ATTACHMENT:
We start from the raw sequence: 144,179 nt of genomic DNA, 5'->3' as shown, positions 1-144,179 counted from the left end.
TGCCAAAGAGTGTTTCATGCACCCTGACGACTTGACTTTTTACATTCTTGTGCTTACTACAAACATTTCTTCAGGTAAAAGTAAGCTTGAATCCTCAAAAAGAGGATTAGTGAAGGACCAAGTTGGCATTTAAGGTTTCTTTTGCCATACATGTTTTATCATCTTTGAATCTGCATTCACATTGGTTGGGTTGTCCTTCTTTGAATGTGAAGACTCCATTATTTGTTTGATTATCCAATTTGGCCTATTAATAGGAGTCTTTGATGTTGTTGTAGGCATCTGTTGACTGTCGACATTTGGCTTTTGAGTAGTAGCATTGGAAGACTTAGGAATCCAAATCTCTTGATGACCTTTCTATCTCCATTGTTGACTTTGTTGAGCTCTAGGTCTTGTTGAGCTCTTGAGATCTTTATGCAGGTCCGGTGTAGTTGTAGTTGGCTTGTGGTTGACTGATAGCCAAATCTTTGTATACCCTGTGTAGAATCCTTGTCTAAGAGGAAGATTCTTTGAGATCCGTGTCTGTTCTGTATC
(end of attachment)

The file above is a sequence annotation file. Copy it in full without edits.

We start from the raw sequence: 144,179 nt of genomic DNA, 5'->3' as shown, positions 1-144,179 counted from the left end.
TGCCAAAGAGTGTTTCATGCACCCTGACGACTTGACTTTTTACATTCTTGTGCTTACTACAAACATTTCTTCAGGTAAAAGTAAGCTTGAATCCTCAAAAAGAGGATTAGTGAAGGACCAAGTTGGCATTTAAGGTTTCTTTTGCCATACATGTTTTATCATCTTTGAATCTGCATTCACATTGGTTGGGTTGTCCTTCTTTGAATGTGAAGACTCCATTATTTGTTTGATTATCCAATTTGGCCTATTAATAGGAGTCTTTGATGTTGTTGTAGGCATCTGTTGACTGTCGACATTTGGCTTTTGAGTAGTAGCATTGGAAGACTTAGGAATCCAAATCTCTTGATGACCTTTCTATCTCCATTGTTGACTTTGTTGAGCTCTAGGTCTTGTTGAGCTCTTGAGATCTTTATGCAGGTCCGGTGTAGTTGTAGTTGGCTTGTGGTTGACTGATAGCCAAATCTTTGTATACCCTGTGTAGAATCCTTGTCTAAGAGGAAGATTCTTTGAGATCCGTGTCTGTTCTGTATC